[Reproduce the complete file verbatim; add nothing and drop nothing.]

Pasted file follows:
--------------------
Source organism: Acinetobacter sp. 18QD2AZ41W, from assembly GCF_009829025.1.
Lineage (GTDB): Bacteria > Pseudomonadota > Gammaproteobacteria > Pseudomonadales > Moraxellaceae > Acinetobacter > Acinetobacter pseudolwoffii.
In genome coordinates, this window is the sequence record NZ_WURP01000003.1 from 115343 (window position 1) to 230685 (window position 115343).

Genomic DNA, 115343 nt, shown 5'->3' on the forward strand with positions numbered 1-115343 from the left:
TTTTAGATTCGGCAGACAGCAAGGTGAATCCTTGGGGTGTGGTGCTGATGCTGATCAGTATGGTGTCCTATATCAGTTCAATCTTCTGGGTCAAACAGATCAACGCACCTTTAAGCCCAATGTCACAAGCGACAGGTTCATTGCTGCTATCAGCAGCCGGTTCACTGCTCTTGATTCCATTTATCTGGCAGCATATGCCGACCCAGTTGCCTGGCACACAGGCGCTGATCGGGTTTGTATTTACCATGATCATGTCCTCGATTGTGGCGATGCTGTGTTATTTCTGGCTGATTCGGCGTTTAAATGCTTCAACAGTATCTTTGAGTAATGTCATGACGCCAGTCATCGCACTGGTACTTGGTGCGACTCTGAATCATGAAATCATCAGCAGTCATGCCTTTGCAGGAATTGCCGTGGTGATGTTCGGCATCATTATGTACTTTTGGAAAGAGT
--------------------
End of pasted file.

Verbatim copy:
Source organism: Acinetobacter sp. 18QD2AZ41W, from assembly GCF_009829025.1.
Lineage (GTDB): Bacteria > Pseudomonadota > Gammaproteobacteria > Pseudomonadales > Moraxellaceae > Acinetobacter > Acinetobacter pseudolwoffii.
In genome coordinates, this window is the sequence record NZ_WURP01000003.1 from 115343 (window position 1) to 230685 (window position 115343).

Genomic DNA, 115343 nt, shown 5'->3' on the forward strand with positions numbered 1-115343 from the left:
TTTTAGATTCGGCAGACAGCAAGGTGAATCCTTGGGGTGTGGTGCTGATGCTGATCAGTATGGTGTCCTATATCAGTTCAATCTTCTGGGTCAAACAGATCAACGCACCTTTAAGCCCAATGTCACAAGCGACAGGTTCATTGCTGCTATCAGCAGCCGGTTCACTGCTCTTGATTCCATTTATCTGGCAGCATATGCCGACCCAGTTGCCTGGCACACAGGCGCTGATCGGGTTTGTATTTACCATGATCATGTCCTCGATTGTGGCGATGCTGTGTTATTTCTGGCTGATTCGGCGTTTAAATGCTTCAACAGTATCTTTGAGTAATGTCATGACGCCAGTCATCGCACTGGTACTTGGTGCGACTCTGAATCATGAAATCATCAGCAGTCATGCCTTTGCAGGAATTGCCGTGGTGATGTTCGGCATCATTATGTACTTTTGGAAAGAGT